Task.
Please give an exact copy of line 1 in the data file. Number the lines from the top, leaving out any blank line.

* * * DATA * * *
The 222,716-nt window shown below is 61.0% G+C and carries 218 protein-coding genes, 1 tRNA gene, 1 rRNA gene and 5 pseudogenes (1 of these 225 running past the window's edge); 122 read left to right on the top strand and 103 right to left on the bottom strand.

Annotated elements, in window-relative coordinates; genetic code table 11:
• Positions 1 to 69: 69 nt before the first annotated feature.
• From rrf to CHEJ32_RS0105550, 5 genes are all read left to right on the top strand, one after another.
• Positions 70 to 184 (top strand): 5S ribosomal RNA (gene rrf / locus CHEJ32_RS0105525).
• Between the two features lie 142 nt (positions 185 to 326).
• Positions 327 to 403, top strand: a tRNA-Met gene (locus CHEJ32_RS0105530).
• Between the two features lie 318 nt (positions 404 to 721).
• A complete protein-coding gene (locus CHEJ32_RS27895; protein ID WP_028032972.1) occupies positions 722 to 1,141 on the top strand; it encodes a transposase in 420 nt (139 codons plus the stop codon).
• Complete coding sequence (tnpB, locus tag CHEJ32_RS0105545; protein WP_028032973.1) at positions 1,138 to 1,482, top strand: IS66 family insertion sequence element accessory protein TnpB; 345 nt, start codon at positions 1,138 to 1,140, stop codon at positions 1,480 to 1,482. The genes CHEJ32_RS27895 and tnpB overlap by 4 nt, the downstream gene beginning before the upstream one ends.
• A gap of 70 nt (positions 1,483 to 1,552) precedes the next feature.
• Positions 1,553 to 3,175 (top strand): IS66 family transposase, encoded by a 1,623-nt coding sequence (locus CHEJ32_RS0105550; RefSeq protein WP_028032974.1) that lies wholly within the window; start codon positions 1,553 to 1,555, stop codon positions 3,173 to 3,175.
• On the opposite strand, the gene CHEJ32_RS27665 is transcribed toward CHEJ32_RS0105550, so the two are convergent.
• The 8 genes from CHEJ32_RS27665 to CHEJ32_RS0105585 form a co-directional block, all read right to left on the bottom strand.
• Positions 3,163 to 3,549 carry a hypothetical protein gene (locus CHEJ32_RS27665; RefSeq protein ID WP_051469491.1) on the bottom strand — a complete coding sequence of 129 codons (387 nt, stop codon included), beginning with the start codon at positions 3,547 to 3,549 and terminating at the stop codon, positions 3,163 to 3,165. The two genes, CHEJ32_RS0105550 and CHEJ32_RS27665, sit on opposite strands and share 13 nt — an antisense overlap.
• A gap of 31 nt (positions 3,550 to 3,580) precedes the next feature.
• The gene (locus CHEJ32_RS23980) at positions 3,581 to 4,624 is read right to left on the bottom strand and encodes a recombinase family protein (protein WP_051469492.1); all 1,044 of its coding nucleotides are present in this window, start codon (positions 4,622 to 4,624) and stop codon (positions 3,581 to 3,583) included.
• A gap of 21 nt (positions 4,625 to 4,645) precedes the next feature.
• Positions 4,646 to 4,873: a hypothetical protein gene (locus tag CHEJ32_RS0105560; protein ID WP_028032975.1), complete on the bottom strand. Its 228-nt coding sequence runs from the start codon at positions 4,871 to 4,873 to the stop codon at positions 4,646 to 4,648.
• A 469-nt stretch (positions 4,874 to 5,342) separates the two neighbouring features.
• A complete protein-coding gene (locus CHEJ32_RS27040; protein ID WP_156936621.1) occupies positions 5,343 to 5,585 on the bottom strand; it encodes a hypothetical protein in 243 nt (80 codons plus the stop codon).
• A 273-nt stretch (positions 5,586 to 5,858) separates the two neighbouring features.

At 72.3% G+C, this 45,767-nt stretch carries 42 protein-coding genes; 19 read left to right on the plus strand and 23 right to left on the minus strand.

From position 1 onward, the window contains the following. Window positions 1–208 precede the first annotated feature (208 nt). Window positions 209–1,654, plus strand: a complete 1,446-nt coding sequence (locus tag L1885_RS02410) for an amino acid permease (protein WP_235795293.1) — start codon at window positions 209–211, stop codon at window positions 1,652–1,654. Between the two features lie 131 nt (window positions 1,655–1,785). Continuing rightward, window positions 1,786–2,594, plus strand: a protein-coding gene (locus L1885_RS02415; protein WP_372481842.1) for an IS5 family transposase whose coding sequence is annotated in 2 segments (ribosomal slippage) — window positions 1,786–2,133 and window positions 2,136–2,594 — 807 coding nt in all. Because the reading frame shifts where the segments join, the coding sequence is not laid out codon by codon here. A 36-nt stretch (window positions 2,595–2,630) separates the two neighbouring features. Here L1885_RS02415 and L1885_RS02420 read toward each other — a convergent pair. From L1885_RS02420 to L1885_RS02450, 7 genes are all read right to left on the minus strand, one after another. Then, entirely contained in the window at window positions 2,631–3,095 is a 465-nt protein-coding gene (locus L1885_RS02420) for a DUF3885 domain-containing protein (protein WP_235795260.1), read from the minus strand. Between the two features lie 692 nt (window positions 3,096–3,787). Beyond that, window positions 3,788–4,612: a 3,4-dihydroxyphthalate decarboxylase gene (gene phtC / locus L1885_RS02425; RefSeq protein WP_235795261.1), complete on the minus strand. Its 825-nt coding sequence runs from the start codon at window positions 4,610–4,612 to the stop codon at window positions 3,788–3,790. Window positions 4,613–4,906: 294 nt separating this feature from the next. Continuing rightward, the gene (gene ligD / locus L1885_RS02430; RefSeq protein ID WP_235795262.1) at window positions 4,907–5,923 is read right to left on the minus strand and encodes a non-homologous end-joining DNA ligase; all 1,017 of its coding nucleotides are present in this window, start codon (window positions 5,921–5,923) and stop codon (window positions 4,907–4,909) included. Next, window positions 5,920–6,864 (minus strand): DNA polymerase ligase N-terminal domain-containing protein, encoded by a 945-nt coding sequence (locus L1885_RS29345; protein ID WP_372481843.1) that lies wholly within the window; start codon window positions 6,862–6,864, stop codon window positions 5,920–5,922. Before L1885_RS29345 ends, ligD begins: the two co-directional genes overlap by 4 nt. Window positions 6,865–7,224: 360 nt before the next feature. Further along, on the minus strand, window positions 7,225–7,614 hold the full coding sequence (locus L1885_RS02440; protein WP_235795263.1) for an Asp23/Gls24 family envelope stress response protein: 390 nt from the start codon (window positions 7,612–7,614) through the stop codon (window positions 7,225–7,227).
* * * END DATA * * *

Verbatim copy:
The 222,716-nt window shown below is 61.0% G+C and carries 218 protein-coding genes, 1 tRNA gene, 1 rRNA gene and 5 pseudogenes (1 of these 225 running past the window's edge); 122 read left to right on the top strand and 103 right to left on the bottom strand.